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Odar Hearings And The Other Appeal Levels

Not all applications for Social Security benefits are approved because the Social Security Administration (SSA) often initially find majority of the applicants unqualified to receive such benefits. Applicants whose application was rejected are entitled for an appeal which will be covered by the Office of Disability Adjudication and Review (ODAR).

According to SSA, ODAR currently has 141 hearing offices, 10 regional offices, five satellite offices, and a national hearing center. In addition, the estimated number of Administrative Law Judges already reached 1,100 and the support staff within the field organization already reached 4, 900.

Different Appeal Levels

Failed applicants are entitled to appeals namely reconsideration, hearings, reviews by the Appeals Council, and the federal court. Those who want to appeal should make a written request within 60 days from the day they received their letter of rejection.

Here are the different processes that are followed in these levels of appeal:

Reconsideration

This is known as the first level of appeal. It is a full review of the applicant's claim by a person who was not involved in the initial decision. The pieces of evidence that were presented when the first decision was made, in addition to any kind of latest evidence will be looked at.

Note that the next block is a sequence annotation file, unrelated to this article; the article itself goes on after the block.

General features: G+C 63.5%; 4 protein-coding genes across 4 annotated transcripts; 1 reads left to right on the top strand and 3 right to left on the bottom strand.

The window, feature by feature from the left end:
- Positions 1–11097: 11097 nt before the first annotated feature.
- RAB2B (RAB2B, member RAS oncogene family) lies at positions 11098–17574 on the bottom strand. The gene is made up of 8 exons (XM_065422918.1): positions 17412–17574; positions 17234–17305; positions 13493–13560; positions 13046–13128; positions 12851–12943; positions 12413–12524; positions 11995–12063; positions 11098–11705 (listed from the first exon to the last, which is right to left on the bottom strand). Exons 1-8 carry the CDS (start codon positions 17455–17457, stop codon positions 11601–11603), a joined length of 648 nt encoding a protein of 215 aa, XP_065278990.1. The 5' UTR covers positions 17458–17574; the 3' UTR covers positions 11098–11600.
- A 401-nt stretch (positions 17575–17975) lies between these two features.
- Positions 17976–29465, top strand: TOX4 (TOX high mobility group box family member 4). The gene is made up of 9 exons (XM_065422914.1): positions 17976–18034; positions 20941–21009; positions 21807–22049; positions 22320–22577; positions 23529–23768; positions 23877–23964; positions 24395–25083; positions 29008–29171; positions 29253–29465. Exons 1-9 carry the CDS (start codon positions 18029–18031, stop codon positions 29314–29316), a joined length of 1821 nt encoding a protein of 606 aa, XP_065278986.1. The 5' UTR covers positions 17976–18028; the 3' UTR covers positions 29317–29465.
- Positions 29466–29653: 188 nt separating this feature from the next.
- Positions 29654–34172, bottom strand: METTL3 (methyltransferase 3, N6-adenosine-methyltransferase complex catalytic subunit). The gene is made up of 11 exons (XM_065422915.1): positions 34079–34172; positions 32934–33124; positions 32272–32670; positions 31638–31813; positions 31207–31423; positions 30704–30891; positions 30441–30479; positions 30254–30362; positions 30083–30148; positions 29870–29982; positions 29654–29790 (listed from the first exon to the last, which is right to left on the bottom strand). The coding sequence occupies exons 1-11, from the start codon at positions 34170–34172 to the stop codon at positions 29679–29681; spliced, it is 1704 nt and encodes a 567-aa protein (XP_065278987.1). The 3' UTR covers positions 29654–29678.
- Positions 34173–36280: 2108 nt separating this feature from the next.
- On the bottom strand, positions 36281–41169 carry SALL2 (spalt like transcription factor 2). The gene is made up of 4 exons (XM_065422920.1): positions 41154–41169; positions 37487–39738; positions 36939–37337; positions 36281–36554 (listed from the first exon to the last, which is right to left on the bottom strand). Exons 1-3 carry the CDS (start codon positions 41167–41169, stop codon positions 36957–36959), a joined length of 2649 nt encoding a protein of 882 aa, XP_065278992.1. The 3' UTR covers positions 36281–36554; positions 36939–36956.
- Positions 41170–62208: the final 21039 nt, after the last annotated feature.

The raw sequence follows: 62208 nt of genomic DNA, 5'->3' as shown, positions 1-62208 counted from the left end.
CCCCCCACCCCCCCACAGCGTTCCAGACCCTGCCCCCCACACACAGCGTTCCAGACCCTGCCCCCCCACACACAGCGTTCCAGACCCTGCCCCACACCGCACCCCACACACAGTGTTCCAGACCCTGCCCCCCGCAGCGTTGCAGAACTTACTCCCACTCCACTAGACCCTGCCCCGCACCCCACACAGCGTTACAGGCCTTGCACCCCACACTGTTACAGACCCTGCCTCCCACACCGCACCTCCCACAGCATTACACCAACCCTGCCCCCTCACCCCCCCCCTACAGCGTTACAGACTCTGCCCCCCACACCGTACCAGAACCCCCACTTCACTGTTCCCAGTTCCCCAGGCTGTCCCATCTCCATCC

Almost all reconsiderations involve the assessment of the applicant's files without his or her presence.

Hearing

The claimant may request for a hearing if he or she disagrees with the decision that was made in the reconsideration level. This will be performed by an administrative law judge who has no involvement in the initial or the reconsideration decision of the claimant's case.

Hearings are usually conducted within 75 miles of the claimant's house.

Appeals Council

If the claimant disagrees with the decision that was handed at the hearing, he or she may request for a review from the Appeals Council of the Social Security. The Appeals Council will study all the claimant's requests for review. However, it may reject a request if it sees that the hearing decision was accurate.

If it decides to review a claimant's case, it will either return the case to an administrative law judge for additional assessment or it can come up with a decision on its own.